Chasing six stars and 7,000m: living my passions in an abnormal world

There is no passion in settling for a life less than the one you are capable of living

I started this year with a plan I called ‘chasing six stars and 7,000m’. In March, I planned to run the Tokyo marathon and collect my six star medal for those people lucky enough to have run the six major marathons of the world. And then, in August, I hoped to climb to 7,100m and reach the summit of Peak Lenin in Kyrgyzstan and look out over our beautiful world from a height that previously I could only have dreamt of. I was doing this to raise money for the wonderful charity Cancer Research.

When I planned the year, I thought that the only thing that could stop me crossing the finish line in Tokyo would be injury. I have been privileged to run eleven marathons before and so know how to complete them. My pace, level of enjoyment and state at the finish line may vary (!) but, until now, my mental strength has allowed me to finish them all. With a six star medal waiting, I believed that I would be able to overcome anything in the training and on the day itself apart from an injury. Peak Lenin was a different proposition. This was going to be my first proper mountain expedition. It would involve almost four weeks of camping, carrying heavy loads, living in below freezing temperatures and using more technical climbing skills to reach a height significantly above anything I had achieved before. I didn’t know how I would cope, or indeed, if I could cope but I knew I would give it my best.

What I didn’t envisage, even on my toughest training days, was that I wouldn’t have the opportunity to attempt either challenge.

I talked about my experiences in the early days of Covid in my last blog. Since that period, I have continued to train for both challenges, which I hope to complete in 2021. I created a year long training plan, to give me something to focus my activities on. This has involved a lot of running, hours of walking locally wearing my expedition rucksack filled with an ever increasing amount of weights (I have no idea what my neighbours and local dog walkers think as I march along, bent over under the weight!), weight training in the garden (and now back at the gym) and learning yoga. I have also taught myself climbing knots in the garden, wearing big expedition gloves (my ‘Everest oven gloves’!) so that I can make sure that I can make the knots when I’m at high altitude and in the freezing temperatures.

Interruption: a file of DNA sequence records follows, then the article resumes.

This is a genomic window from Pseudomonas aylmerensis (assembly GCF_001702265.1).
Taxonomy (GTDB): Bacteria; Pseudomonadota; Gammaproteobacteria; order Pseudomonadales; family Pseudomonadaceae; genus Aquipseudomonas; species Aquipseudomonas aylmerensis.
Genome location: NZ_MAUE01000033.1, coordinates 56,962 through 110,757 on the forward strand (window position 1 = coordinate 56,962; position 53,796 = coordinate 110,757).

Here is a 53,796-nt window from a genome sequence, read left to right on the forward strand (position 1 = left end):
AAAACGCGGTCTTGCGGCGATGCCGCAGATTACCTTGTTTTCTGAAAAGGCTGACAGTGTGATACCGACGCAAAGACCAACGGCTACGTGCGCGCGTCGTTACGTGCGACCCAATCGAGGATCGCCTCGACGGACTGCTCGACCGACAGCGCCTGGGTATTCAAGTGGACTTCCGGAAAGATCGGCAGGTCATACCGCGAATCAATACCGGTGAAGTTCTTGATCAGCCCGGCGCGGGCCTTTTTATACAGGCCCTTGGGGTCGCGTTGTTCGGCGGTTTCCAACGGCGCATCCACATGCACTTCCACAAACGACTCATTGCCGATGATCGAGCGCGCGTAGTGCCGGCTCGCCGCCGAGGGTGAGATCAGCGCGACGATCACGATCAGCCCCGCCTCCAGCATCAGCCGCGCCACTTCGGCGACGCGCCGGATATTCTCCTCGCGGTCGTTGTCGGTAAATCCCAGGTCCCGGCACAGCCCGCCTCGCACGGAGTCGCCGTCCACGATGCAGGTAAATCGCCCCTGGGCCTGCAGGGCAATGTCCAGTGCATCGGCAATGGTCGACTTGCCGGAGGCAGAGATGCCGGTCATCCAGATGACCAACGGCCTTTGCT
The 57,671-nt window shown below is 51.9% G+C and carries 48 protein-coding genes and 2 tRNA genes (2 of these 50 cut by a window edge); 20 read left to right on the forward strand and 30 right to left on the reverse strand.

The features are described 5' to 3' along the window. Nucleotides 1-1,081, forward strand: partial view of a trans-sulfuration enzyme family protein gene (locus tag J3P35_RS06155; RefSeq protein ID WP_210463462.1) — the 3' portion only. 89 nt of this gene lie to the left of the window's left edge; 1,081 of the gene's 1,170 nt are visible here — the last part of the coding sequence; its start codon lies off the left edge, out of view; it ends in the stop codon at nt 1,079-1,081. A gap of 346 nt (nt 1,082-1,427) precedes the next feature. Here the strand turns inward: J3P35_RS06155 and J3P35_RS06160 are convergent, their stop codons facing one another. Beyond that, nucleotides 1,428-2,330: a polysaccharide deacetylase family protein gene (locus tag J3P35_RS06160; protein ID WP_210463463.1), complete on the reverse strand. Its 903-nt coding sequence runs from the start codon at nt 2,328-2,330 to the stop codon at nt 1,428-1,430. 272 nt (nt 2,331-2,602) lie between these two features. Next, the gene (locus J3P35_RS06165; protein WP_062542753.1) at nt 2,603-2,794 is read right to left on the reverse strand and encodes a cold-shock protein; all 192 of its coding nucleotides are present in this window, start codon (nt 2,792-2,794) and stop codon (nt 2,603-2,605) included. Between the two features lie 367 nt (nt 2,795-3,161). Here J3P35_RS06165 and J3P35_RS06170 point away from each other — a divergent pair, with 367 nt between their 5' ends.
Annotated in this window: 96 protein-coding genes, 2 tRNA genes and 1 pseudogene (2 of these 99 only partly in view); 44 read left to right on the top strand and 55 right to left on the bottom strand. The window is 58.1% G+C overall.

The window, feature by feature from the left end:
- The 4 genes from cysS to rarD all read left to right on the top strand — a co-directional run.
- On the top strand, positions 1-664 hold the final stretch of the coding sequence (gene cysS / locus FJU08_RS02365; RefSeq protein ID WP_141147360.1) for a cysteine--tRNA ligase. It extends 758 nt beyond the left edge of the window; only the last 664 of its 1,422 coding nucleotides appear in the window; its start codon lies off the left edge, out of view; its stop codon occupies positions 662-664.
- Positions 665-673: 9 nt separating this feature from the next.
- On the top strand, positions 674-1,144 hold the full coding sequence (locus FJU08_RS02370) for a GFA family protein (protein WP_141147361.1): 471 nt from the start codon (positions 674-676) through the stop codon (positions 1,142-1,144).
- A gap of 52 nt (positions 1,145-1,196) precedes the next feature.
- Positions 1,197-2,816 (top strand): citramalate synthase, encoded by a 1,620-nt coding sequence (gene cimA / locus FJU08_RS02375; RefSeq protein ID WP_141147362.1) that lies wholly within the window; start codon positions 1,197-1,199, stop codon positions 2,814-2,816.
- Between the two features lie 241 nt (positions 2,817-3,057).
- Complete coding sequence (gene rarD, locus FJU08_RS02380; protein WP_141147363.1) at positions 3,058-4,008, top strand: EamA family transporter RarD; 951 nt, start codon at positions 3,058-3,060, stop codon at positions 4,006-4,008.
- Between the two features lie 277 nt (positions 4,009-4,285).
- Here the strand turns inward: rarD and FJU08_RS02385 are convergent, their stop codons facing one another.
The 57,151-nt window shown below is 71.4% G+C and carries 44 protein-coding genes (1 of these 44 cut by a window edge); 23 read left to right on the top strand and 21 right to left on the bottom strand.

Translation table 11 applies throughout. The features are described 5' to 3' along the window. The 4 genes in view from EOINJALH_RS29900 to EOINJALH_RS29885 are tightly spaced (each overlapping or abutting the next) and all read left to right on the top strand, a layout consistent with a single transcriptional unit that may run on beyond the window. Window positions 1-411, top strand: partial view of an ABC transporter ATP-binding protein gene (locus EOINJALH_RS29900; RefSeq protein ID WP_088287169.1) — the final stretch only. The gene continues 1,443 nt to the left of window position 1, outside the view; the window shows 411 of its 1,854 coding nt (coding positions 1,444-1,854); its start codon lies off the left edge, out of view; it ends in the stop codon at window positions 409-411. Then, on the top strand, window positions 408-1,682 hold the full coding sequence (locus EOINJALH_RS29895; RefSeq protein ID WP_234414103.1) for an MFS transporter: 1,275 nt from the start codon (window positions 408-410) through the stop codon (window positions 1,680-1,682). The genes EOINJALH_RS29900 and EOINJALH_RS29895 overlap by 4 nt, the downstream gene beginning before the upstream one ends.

This has been great and has helped my mental resilience during this challenging time. But there have been tough days, as I’m sure there have been for all of us. On the day I had hoped to be summiting Peak Lenin in Kyrgyzstan, I was instead sitting in my spare room, which has become my home office, with some tears in my eyes.

And so, on the day in late June that the rules changed, allowing us to go to France without quarantining on arrival or on return, I immediately contacted the wonderful guide, Isabelle, who had taken me into the French Alps last year to see if she could do so again this year. As with many things this year, our plans changed several times leading up to, and throughout, our time together. But we had an amazing three days together in the Italian Alps with me learning new skills and challenging myself.

As often is the case in the mountains, the weather played a big part in our plan changes. As is increasingly becoming common in the Covid world, quarantine restrictions also played their part! When the rules changed for France, we changed our plans so that we met in Switzerland which gave us flexibility of mountains.

When we met, Isabelle told me that there was a bad storm on the way and so to make the best of the weather and to try and summit a 4,000m peak (a milestone in the Alps), we should head up as soon as possible and so we agreed to climb straight to a hut at 3,600m and then attempt a summit on day two, rather than acclimatising for an extra day at a lower altitude. This was my one chance to summit a mountain this year and I was determined to do so, even though it meant going from sea level to over 4,000m in just over 24 hours – not something that would be normally recommended!

A comfort zone is a beautiful place but nothing ever grows there